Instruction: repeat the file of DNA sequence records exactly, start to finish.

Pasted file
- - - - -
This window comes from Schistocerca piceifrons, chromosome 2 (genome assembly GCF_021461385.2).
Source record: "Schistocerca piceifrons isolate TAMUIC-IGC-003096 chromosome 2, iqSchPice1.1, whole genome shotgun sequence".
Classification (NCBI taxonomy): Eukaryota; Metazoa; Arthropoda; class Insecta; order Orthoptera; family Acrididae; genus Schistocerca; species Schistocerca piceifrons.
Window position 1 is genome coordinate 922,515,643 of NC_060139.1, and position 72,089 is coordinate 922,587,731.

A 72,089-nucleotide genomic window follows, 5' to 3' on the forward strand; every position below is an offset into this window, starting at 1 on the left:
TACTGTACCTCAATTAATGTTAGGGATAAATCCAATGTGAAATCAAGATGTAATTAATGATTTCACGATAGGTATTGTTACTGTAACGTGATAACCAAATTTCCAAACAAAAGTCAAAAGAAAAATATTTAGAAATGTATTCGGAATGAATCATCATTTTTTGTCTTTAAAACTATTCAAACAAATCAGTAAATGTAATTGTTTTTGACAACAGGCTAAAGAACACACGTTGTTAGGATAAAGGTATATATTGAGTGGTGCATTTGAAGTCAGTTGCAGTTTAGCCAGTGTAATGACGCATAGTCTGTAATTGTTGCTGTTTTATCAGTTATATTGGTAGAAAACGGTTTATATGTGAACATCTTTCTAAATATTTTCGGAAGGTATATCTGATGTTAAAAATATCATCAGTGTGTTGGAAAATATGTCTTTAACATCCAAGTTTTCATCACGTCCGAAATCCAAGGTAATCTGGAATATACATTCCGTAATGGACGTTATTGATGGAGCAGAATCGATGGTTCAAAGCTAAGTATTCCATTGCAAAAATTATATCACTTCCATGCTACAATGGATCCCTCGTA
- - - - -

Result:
This window comes from Schistocerca piceifrons, chromosome 2 (genome assembly GCF_021461385.2).
Source record: "Schistocerca piceifrons isolate TAMUIC-IGC-003096 chromosome 2, iqSchPice1.1, whole genome shotgun sequence".
Classification (NCBI taxonomy): Eukaryota; Metazoa; Arthropoda; class Insecta; order Orthoptera; family Acrididae; genus Schistocerca; species Schistocerca piceifrons.
Window position 1 is genome coordinate 922,515,643 of NC_060139.1, and position 72,089 is coordinate 922,587,731.

A 72,089-nucleotide genomic window follows, 5' to 3' on the forward strand; every position below is an offset into this window, starting at 1 on the left:
TACTGTACCTCAATTAATGTTAGGGATAAATCCAATGTGAAATCAAGATGTAATTAATGATTTCACGATAGGTATTGTTACTGTAACGTGATAACCAAATTTCCAAACAAAAGTCAAAAGAAAAATATTTAGAAATGTATTCGGAATGAATCATCATTTTTTGTCTTTAAAACTATTCAAACAAATCAGTAAATGTAATTGTTTTTGACAACAGGCTAAAGAACACACGTTGTTAGGATAAAGGTATATATTGAGTGGTGCATTTGAAGTCAGTTGCAGTTTAGCCAGTGTAATGACGCATAGTCTGTAATTGTTGCTGTTTTATCAGTTATATTGGTAGAAAACGGTTTATATGTGAACATCTTTCTAAATATTTTCGGAAGGTATATCTGATGTTAAAAATATCATCAGTGTGTTGGAAAATATGTCTTTAACATCCAAGTTTTCATCACGTCCGAAATCCAAGGTAATCTGGAATATACATTCCGTAATGGACGTTATTGATGGAGCAGAATCGATGGTTCAAAGCTAAGTATTCCATTGCAAAAATTATATCACTTCCATGCTACAATGGATCCCTCGTA